AT&T & T-Mobile now using Apple’s Hybridized Emergency Location tech for 911 calls

While major mobile platforms such as Apple’s iOS and Google’s Android come with rich location services helping apps like Uber and Facebook pinpoint a user’s location, emergency services were unable to use this data. Thankfully, that’s beginning to change now.

According to a new report today in The Wall Street Journal, wireless carriers and Silicon Valley companies after years of pressure are finally starting to work together to solve this problem.

The story reveals that Apple has developed a technology that also made its rich iPhone location information available to wireless carriers. This has been going on for some time under a program called HELO, an acronym for Hybridized Emergency Location.

AT&T and T-Mobile recently started using Apple’s technology, meaning calling 911 on an iPhone on one of those networks could deliver more accurate location information.

The ability for an emergency service to automatically receive a caller’s precise geographical location would be especially helpful when a caller can’t speak or identify their location. As per US regulators, as many as 10,000 lives could be saved each year if the 911 emergency dispatching system were able to get to callers one minute faster.

The report notes that AT&T, T-Mobile, Verizon and Sprint are also testing Google’s technology, and T-Mobile says it plans to activate it soon.

From the report:

In 2014, after talking about the 911 problem over lunch, a group of Google engineers on the Android location team decided to look into it. One engineer, Akshay Kannan, decided to dedicate his ‘20% time,’ which is the free time Google allots employees to experiment, to find a way to provide the more precise location data to 911 operators. The project was code-named Thunderbird.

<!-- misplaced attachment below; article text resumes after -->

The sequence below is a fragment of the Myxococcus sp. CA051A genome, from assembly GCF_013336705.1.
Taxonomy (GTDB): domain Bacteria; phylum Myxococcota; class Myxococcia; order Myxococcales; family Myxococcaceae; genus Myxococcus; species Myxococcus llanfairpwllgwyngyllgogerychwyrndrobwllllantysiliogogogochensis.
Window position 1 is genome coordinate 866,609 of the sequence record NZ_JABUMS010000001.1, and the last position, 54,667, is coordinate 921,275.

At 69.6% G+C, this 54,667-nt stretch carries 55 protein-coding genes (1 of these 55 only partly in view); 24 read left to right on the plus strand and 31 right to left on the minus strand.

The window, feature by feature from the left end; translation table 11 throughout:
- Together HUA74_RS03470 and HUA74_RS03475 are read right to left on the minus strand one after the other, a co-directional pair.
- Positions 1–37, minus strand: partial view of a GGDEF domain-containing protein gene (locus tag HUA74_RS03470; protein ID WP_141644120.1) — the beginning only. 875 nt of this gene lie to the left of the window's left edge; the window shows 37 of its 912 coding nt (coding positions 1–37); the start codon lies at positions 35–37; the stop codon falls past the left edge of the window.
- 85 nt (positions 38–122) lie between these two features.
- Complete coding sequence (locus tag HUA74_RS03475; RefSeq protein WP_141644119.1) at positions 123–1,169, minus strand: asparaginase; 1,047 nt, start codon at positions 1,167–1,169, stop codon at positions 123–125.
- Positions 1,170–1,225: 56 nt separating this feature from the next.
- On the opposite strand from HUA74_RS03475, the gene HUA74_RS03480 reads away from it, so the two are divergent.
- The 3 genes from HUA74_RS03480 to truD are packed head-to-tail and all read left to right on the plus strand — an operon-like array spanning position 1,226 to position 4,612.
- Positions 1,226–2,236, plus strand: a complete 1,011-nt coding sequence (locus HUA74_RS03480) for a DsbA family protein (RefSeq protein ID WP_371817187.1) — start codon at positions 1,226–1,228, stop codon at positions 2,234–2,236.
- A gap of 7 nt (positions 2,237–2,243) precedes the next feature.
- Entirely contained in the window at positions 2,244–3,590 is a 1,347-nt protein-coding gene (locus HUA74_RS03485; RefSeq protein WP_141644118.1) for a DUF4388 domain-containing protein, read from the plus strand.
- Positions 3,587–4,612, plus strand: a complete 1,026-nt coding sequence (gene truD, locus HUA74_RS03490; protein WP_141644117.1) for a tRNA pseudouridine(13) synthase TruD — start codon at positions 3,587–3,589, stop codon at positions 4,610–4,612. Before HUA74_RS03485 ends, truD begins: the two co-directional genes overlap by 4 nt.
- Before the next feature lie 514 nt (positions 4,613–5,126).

Mr. Kannan started by attending a 911 conference in Denver. “The first thing we heard everyone say was: ‘Before we’ll even ask, ‘911, what’s your emergency,’ now the standard is to ask, ‘what’s your location,’” he said. “It was extremely clear this was a huge problem.”

Officials at BT Group PLC, which manages the U.K.’s emergency response system, were already tackling the problem and quickly agreed to work with Google. In mid-2016, they jointly launched a technology that improved location accuracy of emergency calls down to a radius of just a few yards. It is now in use in at least 10 countries, including the U.K., Austria and Estonia.

Apple’s and Google’s methods are different and each approach works only on their own devices. Back in 2015, the FCC passed a rule requiring carriers to deliver more accurate location data for 80% of calls by 2021.

Apple and other mobile platform vendors combine the GPS location data with crowd-soured location data derived from a device’s proximity to nearby Wi-Fi hot spots and cell towers.

The data is occasionally relayed back to Apple, helping enhance mapping and other location-based services. iOS also augments this data with the barometric pressure, which indicates altitude. Still, wireless carriers and vendors like Apple will have to co-operate more closely to ensure that enhanced location data was available to emergency services.